Big Data Virtualization

Jboss enterprise has a free data virtualization (NOT server virtualization) platform called Teiid.  Capabilities of this include service of data from multiple technologies (jdbc, odbc, Thrift, REST, SOAP, etc.), merging/transformation of data, fault tolerance, scalability, and other capabilities one would require of an enterprise service.  This can stand in the technology portfolio as part of an Enterprise Service Bus (ESB) to abstract big data and make it APPEAR to be relational (among other benefits)  To set up a Teiid server to expose Hive data:

Install the Jboss EAP

  1. Download (or latest) from jboss downloads
  2. Unzip to c:\programfiles\jboss\ on windows , /etc/jboss on linux

 Overlay Teiid on top of EAP

  1. Download (or latest)
  2. Unzip on top of jboss you just installed:  c:\programfiles\jboss\jboss-eap-6.4.0

 Add the Teiid web console to jboss

  1. Download (or latest)
  2. Unzip on top of jboss you just installed:  c:\programfiles\jboss\jboss-eap-6.4.0

In \jboss-eap-6.3\standalone\configuration\standalone-teiid.xml add to the drivers section:

<driver name="hive" module="org.apache.hadoop.hive">

Find on your cluster the following files and add them to <jboss install dir>\modules\org\apache\hive\main   This path is VERY important and is mis-documented at present on the jboss site.


Navigate to the EAP bin directory and execute ./ -c standalone-teiid.xml

Additional versions:

A topology for a big data production environment

I’ve attached an excel file for a full-featured Big Data (hadoop) Production topology with a good starting place for an architecture that supports full Lambda architecture (streaming for seconds-old recency, batch for heavy lifting, and services to logically merge the two on demand).  The cluster is composed of 21 AWS instances with EBS backing.  The HDFS layer can be partitioned with the older data (those more than 1 year for example) are on cheaper S3 storage while still fully query-able.

The use cases covered in this architecture:

  1. Accessibility
    1. Data miner support through SQL and machine learning libraries into the raw data
    2. Ad-hoc querying through SQL in a dimensional model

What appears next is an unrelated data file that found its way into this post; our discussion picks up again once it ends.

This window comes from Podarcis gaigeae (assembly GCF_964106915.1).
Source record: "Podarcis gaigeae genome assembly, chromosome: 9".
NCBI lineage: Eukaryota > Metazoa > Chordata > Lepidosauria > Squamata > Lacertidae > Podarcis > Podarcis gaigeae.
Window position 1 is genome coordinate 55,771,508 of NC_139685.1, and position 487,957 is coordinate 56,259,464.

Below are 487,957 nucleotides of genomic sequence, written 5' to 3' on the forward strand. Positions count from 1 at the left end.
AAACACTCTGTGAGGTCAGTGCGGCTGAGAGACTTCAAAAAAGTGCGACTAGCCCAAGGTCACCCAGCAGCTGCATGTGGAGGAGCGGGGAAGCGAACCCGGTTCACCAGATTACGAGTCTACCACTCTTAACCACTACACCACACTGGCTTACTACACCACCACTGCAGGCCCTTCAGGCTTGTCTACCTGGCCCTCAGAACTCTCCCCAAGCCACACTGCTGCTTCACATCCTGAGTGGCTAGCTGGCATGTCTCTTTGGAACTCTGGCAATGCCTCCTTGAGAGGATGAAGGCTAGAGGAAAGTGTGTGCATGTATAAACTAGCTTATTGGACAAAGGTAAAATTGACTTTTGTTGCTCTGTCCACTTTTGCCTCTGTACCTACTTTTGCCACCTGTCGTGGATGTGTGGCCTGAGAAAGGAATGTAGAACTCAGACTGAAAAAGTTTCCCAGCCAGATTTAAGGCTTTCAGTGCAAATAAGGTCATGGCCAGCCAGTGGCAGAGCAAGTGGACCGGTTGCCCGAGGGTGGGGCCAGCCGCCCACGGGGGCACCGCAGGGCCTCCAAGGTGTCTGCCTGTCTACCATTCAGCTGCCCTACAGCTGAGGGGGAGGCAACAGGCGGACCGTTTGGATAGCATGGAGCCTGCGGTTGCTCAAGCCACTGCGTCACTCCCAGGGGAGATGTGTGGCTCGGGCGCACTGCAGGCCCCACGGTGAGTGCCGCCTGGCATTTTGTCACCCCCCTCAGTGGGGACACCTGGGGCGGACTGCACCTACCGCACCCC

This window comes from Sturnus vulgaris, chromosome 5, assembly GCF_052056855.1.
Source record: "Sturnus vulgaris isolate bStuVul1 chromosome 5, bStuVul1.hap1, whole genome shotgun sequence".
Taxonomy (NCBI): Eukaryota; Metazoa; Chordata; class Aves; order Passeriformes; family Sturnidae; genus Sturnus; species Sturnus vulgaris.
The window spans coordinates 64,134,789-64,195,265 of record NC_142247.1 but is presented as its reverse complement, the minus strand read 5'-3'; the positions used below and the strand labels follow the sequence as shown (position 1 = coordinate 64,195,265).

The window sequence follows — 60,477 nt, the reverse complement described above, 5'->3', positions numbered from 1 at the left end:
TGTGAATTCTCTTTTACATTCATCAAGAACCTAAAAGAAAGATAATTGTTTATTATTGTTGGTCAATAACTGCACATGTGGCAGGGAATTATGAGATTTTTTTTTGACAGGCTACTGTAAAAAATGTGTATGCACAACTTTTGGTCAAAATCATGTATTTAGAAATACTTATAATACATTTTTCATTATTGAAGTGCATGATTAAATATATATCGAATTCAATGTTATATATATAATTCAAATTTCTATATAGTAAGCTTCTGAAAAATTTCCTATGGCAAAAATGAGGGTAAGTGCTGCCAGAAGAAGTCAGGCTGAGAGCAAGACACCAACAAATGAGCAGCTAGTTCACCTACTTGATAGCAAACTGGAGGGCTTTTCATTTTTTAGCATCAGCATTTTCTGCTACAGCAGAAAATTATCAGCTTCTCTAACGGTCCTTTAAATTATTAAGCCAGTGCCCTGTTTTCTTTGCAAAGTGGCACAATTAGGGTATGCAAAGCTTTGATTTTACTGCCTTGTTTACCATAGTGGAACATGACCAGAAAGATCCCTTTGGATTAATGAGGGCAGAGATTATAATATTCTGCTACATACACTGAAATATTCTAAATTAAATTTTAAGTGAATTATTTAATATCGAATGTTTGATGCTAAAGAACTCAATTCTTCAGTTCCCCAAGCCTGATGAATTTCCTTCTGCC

3. REST, thrift, and other API access with load balancing, data merging (from any data technology), and efficient data source routing
    4. OLAP cubes with perspectives (through data marts) for business analysis
  2. Technical
    1. Open source, free licensing model
    2. Fault tolerance and re-entrance on failure
    3. Scalable design with massive parallelism
    4. Cloud design for flexibility


Example Big Data dev cluster topology

Below is an example dev cluster topology for a Big Data development cluster as I’ve actually used for some customers.  It’s composed of 6 Amazon Web Service (AWS) servers, each with a particular purpose.  We have been able to perform full lambda using this topology along with Teiid (for data abstraction) on terabytes of data.  It’s not sufficient for a production cluster but is a good starting point for a development group.  The total cost of this cluster as configured (less storage) is under $6/hour.

Here’s a link to this dev_topology in Excel.


Service Category Server1 Server2 Server3 Server4 Server5 Server6
Cloudera Mgr Cluster Mgt Alert pub Server Host mon Svc Mon Event Svr Act Mon
Zookeeper Infra Server Server Server
YARN Infra Node Mgr Node Mgr JobHist Node Mgr RM/NM
Redis Infra Master Slave Slave
Hive Data Hive server Metastore Hcat
Impala Data App Master Cat Svr Daemon Daemon Daemon
Storm Data Nimbus/UI Supervisor Supervisor Supervisor
Hue UI Server
Pentaho BI UI BI Server
AWS details              
Name m3.2xlarge m3.2xlarge m3.2xlarge r3.4xlarge r3.4xlarge r3.4xlarge
vCPU 8 8 8 16 16 16
Memory (Gb) 30.0 30.0 30.0 122.0 122.0 122.0
Instance storage (Gb) SSD 2 x 80 SSD 2 x 80 SSD 2 x 80 SSD 1 x 320 SSD 1 x 320 SSD 1 x 320
I/O High High High High High High
EBS option Yes Yes Yes Yes Yes Yes